My aunt told me today that her “greedy” healthcare plan dramatically raised prices a couple of years ago after it consolidated itself into a “group plan” to get rid of “all the extra people being brought in.” So I asked her–“Why were they forced to take in all those people?”
“The Affordable Care Act,” she said.
“So, would you say that Obama is responsible for the health care mess,” I said. She argued that it’s not Obama’s fault that healthcare companies dropped customers, raised prices and increased deductibles–that’s just corporate greed. What my aunt does not understand is that health care companies have simply been reacting to regulatory conditions that have put a burden on the marketplace. Today, we have a health care industry that limits competition. Basically, the monopolistic big companies dictate the terms and if they cannot have their way they walk away.
Look, I like Obama–as a person. Like most African Americans, I am proud that he was our president. He embraced our culture. He represented us with swag while still being dignified. But his economic policies are that of a confused statist.
Similar to the ObamaCare fiasco, Democrats refused to take responsibility for the financial meltdown during the Bush Administration. They blame “corporate greed” for gambling with faulty securities based on equally faulty mortgages. But who forced the financial industry to make loans to people who could not afford them? Who encouraged the securitization? Bill Clinton, that’s who. Barney Frank, that’s who. It was the progressive side of George W Bush’s mentality that encouraged him to keep this game going; not his conservative side.
My aunt, like many Democrats, is a smart person. She simply stopped thinking for herself and allowed the CNN’s of the world to provide simplistic answers for her.
I talked to a client (and friend) of mine a few months ago, a middle class Black American woman–a dying breed in my Rust Belt city. She was trying to convince me that fast food workers need to have a $15 an hour minimum wage because “there are too many working people who cannot make ends meet.” I challenged her on this arguing that while it may help some workers in the short run, a lot of people will be thrown out of work because some companies either cannot or will not pay that wage. Maybe the McDonald’s and the Walmart’s of the world can afford to pay such wages—their rich–but what about the small regional chain that only has about 20 stores or the small ethnic pizzerias?,” I asked. “Can they afford it?” She said that her understanding was that only companies above a certain size would be affected. “Don’t quote me on that,” she said. “Besides, those fat rich CEOS can afford to pay a little more to their workers. They can restructure their operations to accommodate these wage increases.” This point is hard to argue with but what is to stop these “greedy” CEOs from raising prices, cutting manager salaries or simply shutting down stores rather than cutting their own income to “accommodate” this wage increase?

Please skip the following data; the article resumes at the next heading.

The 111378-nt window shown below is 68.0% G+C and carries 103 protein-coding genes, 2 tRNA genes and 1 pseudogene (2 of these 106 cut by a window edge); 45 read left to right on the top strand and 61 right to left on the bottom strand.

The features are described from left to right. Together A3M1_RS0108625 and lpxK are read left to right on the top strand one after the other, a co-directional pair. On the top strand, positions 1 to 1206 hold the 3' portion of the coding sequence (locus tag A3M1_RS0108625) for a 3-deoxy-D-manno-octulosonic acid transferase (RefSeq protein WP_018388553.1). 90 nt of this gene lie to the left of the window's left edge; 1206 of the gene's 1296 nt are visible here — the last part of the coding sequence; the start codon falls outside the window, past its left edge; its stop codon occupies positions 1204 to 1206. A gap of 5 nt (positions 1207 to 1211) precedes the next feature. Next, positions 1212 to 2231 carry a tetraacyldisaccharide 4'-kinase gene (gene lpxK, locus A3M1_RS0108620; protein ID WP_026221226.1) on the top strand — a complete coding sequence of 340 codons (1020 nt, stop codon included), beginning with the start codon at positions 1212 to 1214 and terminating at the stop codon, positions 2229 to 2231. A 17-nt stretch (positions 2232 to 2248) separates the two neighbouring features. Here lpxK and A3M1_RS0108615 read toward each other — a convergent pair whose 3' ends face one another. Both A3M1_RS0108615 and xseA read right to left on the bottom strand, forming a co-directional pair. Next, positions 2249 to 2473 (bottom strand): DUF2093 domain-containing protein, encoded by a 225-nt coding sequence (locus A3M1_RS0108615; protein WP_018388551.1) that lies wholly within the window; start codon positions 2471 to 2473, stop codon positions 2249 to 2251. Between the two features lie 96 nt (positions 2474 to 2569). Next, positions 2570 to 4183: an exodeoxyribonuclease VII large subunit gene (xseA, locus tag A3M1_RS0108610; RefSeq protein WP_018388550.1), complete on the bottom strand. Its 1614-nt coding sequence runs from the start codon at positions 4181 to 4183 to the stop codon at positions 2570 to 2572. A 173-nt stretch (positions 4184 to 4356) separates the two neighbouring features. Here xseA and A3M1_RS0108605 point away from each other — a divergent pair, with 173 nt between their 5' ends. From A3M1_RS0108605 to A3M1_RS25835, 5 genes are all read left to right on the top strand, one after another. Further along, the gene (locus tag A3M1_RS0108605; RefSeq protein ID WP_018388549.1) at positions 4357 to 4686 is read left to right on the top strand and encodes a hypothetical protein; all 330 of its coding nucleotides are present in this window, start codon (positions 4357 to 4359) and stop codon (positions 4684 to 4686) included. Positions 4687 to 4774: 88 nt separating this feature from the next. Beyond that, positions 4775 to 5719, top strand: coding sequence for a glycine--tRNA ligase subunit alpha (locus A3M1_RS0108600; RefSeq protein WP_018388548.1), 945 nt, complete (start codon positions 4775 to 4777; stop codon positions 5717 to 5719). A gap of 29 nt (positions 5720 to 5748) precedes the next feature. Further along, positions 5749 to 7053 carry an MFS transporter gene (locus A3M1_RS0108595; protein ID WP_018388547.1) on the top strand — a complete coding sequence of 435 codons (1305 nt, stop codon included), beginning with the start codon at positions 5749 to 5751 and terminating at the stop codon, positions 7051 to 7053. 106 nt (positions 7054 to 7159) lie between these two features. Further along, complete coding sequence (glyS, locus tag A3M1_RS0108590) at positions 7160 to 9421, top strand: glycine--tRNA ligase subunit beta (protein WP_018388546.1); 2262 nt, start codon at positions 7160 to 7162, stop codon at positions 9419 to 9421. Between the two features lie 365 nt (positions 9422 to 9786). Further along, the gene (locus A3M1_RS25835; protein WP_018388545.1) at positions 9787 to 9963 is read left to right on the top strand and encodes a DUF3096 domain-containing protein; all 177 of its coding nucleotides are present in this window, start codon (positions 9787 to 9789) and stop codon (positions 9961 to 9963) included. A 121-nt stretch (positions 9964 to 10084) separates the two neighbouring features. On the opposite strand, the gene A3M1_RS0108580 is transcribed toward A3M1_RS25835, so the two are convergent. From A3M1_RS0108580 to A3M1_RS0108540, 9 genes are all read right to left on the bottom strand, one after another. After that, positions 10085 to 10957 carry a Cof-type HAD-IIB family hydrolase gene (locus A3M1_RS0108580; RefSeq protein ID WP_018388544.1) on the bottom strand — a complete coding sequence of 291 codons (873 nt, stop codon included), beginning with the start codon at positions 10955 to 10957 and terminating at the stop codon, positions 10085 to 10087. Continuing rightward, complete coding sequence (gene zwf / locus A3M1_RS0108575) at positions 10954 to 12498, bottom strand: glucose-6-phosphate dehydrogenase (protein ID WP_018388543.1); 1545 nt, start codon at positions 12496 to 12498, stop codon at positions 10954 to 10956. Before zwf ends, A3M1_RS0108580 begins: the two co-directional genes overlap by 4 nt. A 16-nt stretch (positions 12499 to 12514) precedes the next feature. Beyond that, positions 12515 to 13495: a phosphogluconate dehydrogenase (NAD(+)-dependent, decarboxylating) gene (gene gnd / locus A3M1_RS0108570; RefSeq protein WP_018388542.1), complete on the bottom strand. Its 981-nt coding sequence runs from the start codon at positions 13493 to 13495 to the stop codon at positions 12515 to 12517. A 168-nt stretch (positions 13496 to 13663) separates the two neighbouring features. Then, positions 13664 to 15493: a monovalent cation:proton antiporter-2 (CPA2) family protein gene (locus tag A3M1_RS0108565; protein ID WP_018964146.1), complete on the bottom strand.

After I made that argument, she suddenly pivoted to: “Well, the real problem is that there are no middle class factory jobs around here anymore because the corporations have moved all of our jobs overseas!” I quickly (but politely) asked her “Why do you think that happened?” “I don’t know” was her response. I said that it was precisely because well-meaning people started yelling that $15 an hour was not enough for a factory job. Then $25 an hour was not enough. Then $35 was not enough. Finally, the factories took their jobs down South (or overseas) and said, “The Hell with you, go work fast-food.” Now here we are. At this point, I could just feel my friend’s despair over the phone as she sighed, “So what do we do?”
The bottom line is that a low wage job is better than no job at all. In Rust Belt towns, many people are proud to have fast-food jobs (believe it or not) and they can make fulfilling careers out of them, especially if they ascend into management. Oftentimes there is nothing else to do but sell drugs. A least these people have a job and the cost of living in the Rust Belt is not that high so these people are most emphatically, not poor. (Unless, of course they are a single mother trying to raise 3 kids but that would raise different questions altogether. ) Meanwhile, those of us who have other opportunities should not be looking to fast food as a permanent career but should be focused on gaining marketable skills so that you have the power to choose a career instead of being stuck in one.